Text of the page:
On Friday, the NHL fired the first shot in the CBA negotiations with their proposal to the NHLPA for the latest CBA. Here is a quick breakdown as broken down by Greg Wyshinski:
1. Reduce players' hockey-related revenues to 46% from 57 %.
2. 10 seasons in the NHL before being eligible for unrestricted free agency.
3. Contracts limited to 5 years.
4. No more salary arbitration.
5. Entry-level contract are 5 years long instead of 3.
Follow the jump for our analysis.
The biggest thing to take note of is the role back of the player's share of hockey related revenue. All of the leagues that have gone through lockout recently have had major battles over the share of revenues. The NBA worked their way down to 51% while the NFL was able to work the players down to 48%. If the hockey related revenues come in at 46%, the salary cap goes down to $54 million.
The league is also trying to lock in their drafted players for longer periods of time. The entry-level contracts being extended to five years instead of three and having a player not go to unrestricted free agency until 10 seasons means that teams can lock their players into two relatively long and inexpensive contracts before the player gets the chance to test the free agent market.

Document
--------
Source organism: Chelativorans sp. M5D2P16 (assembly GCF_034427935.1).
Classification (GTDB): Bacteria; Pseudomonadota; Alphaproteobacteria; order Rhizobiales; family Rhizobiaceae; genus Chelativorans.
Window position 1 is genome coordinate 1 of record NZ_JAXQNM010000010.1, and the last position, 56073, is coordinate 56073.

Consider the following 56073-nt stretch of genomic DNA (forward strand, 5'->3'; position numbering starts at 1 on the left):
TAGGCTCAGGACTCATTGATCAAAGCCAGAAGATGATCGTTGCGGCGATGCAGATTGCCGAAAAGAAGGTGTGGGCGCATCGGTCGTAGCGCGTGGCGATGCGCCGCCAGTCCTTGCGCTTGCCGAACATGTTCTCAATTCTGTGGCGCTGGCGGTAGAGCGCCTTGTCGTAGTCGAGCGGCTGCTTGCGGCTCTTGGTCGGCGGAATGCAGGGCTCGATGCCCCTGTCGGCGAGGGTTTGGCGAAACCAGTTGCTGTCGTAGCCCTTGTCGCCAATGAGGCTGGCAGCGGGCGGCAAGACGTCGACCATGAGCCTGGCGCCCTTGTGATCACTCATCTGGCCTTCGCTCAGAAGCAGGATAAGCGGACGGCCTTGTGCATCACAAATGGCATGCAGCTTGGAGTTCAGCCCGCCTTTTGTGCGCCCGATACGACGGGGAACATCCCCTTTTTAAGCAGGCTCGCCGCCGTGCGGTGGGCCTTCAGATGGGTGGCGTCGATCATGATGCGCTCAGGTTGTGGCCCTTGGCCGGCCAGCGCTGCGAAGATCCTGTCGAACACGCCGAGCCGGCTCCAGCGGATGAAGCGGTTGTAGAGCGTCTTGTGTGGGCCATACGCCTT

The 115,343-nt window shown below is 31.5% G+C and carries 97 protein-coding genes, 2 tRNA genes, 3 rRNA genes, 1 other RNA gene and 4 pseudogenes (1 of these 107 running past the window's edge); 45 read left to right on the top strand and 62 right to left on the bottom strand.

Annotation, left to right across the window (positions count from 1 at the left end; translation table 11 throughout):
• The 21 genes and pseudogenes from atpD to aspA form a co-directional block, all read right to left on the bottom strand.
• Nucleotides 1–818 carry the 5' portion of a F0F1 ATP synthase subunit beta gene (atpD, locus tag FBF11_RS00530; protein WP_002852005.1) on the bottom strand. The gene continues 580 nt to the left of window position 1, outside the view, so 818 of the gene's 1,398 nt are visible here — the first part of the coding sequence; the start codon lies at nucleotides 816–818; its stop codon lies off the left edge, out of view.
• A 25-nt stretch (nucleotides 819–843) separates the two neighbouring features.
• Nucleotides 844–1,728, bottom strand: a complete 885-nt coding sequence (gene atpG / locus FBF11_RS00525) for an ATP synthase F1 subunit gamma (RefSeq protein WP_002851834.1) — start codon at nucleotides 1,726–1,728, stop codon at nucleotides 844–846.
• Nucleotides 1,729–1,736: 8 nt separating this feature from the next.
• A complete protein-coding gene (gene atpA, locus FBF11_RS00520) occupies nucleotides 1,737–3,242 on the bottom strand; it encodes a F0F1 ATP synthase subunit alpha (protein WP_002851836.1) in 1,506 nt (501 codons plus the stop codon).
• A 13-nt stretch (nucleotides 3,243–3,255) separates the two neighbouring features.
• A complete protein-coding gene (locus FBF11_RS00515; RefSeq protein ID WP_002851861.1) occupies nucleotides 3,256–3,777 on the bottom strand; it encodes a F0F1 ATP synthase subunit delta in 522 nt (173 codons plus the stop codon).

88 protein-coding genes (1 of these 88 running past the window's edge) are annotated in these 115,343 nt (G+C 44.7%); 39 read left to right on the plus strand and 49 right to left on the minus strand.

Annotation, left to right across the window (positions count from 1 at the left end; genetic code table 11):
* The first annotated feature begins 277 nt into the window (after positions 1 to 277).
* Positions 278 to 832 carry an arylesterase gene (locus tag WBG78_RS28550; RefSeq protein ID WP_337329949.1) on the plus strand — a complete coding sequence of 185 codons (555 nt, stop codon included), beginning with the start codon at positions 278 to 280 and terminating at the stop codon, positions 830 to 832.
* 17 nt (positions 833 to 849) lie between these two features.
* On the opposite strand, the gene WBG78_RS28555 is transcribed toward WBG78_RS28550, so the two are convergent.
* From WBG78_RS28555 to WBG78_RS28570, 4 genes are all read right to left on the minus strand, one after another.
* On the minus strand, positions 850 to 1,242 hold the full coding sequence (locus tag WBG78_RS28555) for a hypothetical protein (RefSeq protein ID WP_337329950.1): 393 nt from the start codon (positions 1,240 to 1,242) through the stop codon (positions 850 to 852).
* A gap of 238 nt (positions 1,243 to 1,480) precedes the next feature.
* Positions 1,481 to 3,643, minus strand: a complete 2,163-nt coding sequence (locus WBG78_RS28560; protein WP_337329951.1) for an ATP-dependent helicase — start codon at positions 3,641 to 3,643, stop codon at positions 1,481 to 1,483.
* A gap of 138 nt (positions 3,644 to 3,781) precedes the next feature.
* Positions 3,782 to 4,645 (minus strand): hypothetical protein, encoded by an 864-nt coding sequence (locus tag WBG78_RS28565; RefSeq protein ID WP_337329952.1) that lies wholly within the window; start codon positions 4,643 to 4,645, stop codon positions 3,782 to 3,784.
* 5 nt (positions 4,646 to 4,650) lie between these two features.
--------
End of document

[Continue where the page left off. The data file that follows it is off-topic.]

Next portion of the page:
For older players, the length of contracts being maxed out at five years and the fact that the salary being paid every season doesn't fluctuate means that those long term contracts that pays a ton of money up front would be done away. That is going to mean that teams are going to offer less overall money because they will not have the chance to take on extra years to make the salary cap hit more manageable.
The demands in it are lofty at best, but it should be expected when negotiations are starting on something. If the league doesn't ask for the moon in their first offer, they aren't going to get much of what they are asking for. The players are going to counter with a very player friendly proposal and the two sides should meet in the middle. The time to freak out is when the league is two weeks away from the end of the current CBA and they are still as far apart as they can possibly be.